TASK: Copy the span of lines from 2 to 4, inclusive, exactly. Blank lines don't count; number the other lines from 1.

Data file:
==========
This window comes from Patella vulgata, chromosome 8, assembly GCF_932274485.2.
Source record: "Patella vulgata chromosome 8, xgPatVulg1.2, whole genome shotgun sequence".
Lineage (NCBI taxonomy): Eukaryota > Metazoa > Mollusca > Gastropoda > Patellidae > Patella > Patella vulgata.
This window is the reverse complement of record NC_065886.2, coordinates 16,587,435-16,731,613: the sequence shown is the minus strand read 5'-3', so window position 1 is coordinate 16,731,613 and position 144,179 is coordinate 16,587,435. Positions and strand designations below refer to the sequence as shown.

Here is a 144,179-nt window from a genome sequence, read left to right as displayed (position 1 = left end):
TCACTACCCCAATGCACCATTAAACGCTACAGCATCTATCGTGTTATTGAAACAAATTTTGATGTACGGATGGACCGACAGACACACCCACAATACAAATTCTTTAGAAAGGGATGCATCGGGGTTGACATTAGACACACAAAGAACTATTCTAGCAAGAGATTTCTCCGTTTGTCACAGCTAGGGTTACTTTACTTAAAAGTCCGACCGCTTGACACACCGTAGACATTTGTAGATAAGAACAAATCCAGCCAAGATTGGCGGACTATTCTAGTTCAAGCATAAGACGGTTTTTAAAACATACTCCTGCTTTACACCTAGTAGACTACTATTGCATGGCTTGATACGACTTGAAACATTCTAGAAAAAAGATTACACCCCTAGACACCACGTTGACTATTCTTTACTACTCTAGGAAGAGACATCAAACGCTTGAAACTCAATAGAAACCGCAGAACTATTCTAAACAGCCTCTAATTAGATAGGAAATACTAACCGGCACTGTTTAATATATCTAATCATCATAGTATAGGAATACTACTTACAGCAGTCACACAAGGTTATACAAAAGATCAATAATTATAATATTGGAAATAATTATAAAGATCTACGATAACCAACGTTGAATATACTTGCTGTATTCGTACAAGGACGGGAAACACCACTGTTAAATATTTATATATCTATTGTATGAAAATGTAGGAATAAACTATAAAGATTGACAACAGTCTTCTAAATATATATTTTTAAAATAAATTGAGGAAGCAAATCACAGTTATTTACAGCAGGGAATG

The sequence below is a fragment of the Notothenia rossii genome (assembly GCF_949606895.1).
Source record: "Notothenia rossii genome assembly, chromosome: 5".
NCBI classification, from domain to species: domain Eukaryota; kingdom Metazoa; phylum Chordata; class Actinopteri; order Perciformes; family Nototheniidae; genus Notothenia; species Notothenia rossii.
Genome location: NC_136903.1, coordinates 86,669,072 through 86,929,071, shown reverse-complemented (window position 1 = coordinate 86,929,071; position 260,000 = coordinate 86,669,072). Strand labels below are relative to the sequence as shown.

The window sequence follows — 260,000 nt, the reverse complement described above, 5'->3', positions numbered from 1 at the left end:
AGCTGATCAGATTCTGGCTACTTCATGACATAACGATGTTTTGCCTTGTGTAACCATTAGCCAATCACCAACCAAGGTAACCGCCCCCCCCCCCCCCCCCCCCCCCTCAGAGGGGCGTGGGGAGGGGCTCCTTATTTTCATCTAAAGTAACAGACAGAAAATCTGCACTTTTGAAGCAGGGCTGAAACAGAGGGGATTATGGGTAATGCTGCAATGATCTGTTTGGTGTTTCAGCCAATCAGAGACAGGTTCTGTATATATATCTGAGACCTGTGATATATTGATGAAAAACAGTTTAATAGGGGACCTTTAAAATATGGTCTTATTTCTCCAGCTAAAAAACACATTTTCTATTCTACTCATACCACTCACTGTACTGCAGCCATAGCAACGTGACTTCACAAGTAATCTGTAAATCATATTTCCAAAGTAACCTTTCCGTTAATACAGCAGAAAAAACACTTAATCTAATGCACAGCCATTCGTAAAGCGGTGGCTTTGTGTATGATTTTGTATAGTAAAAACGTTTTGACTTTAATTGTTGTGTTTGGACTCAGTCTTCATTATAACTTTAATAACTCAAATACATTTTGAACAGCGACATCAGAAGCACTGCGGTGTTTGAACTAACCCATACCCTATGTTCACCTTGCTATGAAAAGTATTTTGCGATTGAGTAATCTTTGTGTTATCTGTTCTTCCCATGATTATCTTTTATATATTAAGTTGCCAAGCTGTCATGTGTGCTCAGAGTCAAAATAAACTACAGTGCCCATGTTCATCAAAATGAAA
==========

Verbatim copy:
Source record: "Patella vulgata chromosome 8, xgPatVulg1.2, whole genome shotgun sequence".
Lineage (NCBI taxonomy): Eukaryota > Metazoa > Mollusca > Gastropoda > Patellidae > Patella > Patella vulgata.
This window is the reverse complement of record NC_065886.2, coordinates 16,587,435-16,731,613: the sequence shown is the minus strand read 5'-3', so window position 1 is coordinate 16,731,613 and position 144,179 is coordinate 16,587,435. Positions and strand designations below refer to the sequence as shown.